I am trying to fit a CFA model with four factors (say F1 with 4 indicators, F2 with 6 indicators, F3 with 3 indicators and F4 with 5 indicators) in Amos. Each indicator is computed by summation of some Likert scale items of the questionnaire. The sample size is $n = 451$, and the indicators have an approximately normal distribution. No sign of collinearity has been observed. The fit indices after deletion of 4 non-significant/low-factor loading indicators are:

  • CMIN/df = 7.824
  • CFI = .913
  • TLI = .889
  • NFI = .902
  • RMSEA = .123
  • SRMR = .060.

However, I found out that by deletion of F3, the fit indices change to:

  • CMIN/df = 4.054
  • CFI = .972
  • TLI = .962
  • NFI =.963
  • RMSEA =.082
  • SRMR =.033

All the F3 indicators have factor loading values greater than .7 with small standard errors. How this can be interpreted?


1 Answer 1


First, it could be that the additional factor in your model was so poorly fit (perhaps because of some nonlinearity present, bimodalism present from confounding categorical variables, etc.), that any model representing the data would look bad. I seems you have already attempted to look at some of these elements based off the checks you have done, but I highly stress visualizing every element of your model to ensure this is not the case.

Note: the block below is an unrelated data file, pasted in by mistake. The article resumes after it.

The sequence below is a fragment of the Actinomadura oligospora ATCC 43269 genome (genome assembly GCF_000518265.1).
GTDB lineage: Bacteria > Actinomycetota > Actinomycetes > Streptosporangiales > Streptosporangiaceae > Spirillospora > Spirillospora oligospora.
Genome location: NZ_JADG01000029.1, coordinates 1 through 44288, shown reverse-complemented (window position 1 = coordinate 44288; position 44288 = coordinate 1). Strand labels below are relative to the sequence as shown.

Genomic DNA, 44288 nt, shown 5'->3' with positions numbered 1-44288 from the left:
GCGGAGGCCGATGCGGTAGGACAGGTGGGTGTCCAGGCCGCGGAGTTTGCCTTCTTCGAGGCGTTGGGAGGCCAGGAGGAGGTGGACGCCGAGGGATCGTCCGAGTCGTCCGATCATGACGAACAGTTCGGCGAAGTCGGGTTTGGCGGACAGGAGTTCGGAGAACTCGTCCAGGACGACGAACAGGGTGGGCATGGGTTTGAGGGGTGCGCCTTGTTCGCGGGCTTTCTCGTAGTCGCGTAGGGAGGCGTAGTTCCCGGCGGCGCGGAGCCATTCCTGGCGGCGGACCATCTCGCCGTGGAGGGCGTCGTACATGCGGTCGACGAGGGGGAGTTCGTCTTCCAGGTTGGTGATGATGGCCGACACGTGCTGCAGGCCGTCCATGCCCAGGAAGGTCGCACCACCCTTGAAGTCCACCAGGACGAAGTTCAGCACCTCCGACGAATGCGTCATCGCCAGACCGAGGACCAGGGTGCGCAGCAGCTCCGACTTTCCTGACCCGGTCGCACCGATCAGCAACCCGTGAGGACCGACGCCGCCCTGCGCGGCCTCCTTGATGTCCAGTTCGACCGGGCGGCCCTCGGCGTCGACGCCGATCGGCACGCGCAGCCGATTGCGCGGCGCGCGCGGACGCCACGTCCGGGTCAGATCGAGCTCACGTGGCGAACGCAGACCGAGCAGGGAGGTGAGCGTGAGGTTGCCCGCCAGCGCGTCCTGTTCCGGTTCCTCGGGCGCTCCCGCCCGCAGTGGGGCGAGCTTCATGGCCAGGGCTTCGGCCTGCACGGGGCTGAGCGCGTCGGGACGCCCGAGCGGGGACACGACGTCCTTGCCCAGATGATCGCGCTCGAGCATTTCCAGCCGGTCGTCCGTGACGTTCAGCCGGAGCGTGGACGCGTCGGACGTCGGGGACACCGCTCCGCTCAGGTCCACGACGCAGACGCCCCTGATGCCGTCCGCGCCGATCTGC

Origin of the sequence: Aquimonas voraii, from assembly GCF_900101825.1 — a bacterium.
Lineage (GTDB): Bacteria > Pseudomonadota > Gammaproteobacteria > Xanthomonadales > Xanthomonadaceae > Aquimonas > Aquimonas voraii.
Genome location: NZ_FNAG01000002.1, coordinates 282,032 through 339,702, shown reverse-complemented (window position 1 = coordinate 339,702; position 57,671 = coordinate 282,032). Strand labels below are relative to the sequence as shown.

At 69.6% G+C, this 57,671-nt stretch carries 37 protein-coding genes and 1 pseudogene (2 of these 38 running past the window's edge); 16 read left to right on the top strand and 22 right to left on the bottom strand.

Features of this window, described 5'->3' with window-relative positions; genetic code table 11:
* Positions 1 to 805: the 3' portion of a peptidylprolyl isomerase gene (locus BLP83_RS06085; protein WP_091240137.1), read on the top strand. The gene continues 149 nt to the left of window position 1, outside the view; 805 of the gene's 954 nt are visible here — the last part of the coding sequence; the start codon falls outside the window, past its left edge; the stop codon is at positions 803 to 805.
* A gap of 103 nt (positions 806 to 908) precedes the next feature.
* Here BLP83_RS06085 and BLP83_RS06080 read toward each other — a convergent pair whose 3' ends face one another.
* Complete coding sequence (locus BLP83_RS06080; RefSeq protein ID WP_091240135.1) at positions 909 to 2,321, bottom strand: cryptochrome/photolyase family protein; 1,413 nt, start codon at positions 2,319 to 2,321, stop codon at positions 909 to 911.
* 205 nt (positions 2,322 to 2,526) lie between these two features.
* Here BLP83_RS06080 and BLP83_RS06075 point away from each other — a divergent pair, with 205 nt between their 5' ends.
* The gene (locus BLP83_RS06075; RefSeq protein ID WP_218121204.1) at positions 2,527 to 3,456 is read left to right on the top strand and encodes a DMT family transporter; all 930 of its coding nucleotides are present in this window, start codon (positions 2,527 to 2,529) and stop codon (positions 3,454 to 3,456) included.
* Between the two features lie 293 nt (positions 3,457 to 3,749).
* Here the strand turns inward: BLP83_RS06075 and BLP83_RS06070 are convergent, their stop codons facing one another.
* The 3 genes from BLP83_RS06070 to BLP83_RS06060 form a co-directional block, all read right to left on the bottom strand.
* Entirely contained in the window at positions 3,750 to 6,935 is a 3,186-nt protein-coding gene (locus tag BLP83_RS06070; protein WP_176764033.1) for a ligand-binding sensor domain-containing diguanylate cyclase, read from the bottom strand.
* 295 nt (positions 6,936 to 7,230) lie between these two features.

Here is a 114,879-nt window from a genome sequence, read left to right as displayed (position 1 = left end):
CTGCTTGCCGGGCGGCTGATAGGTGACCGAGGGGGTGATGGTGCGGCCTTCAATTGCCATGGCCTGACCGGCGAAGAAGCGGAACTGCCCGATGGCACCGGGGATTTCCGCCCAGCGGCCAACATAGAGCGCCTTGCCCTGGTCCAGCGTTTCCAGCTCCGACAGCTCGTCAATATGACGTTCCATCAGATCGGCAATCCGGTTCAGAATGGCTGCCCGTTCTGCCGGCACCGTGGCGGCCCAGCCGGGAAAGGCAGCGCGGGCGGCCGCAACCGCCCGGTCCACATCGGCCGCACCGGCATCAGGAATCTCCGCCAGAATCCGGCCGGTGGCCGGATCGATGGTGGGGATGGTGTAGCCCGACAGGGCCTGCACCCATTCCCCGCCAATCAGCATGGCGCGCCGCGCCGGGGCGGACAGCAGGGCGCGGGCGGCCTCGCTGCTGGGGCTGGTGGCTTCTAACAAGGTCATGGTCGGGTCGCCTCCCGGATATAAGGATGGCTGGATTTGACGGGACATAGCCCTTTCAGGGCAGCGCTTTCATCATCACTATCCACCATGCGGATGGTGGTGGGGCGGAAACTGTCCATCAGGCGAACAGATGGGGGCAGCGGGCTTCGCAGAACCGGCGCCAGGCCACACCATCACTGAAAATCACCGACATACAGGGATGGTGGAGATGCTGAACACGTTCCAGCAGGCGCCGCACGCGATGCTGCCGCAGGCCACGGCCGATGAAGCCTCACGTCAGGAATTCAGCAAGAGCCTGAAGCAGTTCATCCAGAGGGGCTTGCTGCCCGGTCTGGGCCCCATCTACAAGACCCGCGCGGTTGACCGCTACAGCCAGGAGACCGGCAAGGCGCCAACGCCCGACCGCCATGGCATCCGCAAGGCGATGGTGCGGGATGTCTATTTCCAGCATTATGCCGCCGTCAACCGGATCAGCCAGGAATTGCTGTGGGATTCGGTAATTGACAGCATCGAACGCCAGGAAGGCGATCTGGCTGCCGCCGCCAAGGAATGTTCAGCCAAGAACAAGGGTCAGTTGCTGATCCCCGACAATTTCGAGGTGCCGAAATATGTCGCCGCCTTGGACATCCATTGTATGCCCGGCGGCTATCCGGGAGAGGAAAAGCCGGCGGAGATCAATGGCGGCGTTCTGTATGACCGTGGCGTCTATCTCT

Second, it could be that your indicators are just poorly written and caused issues during fitting. For example, double-barreled statements and vague wording can cause problems with a proper solution. If we have a question about anxiety such as "Do you feel anxious and angry when commanded by your boss at work?", we are essentially tapping into two latent factors, anxiety and anger, in the same question. Thus this could contribute to problems in your model.

Third, it could be that your perceived model simply doesn't exist, and a three-factor solution simply describes the phenomenon in question better. As an example, we could come up with a model that explains ten different types of motivation (e.g. intrinsic, extrinsic, etc.). But it may be the case that a general model of motivation simply describes the data better because splitting hairs is worse than having a generic causal influence that better explains what is going on.


Your Answer

By clicking “Post Your Answer”, you agree to our terms of service and acknowledge you have read our privacy policy.

Not the answer you're looking for? Browse other questions tagged or ask your own question.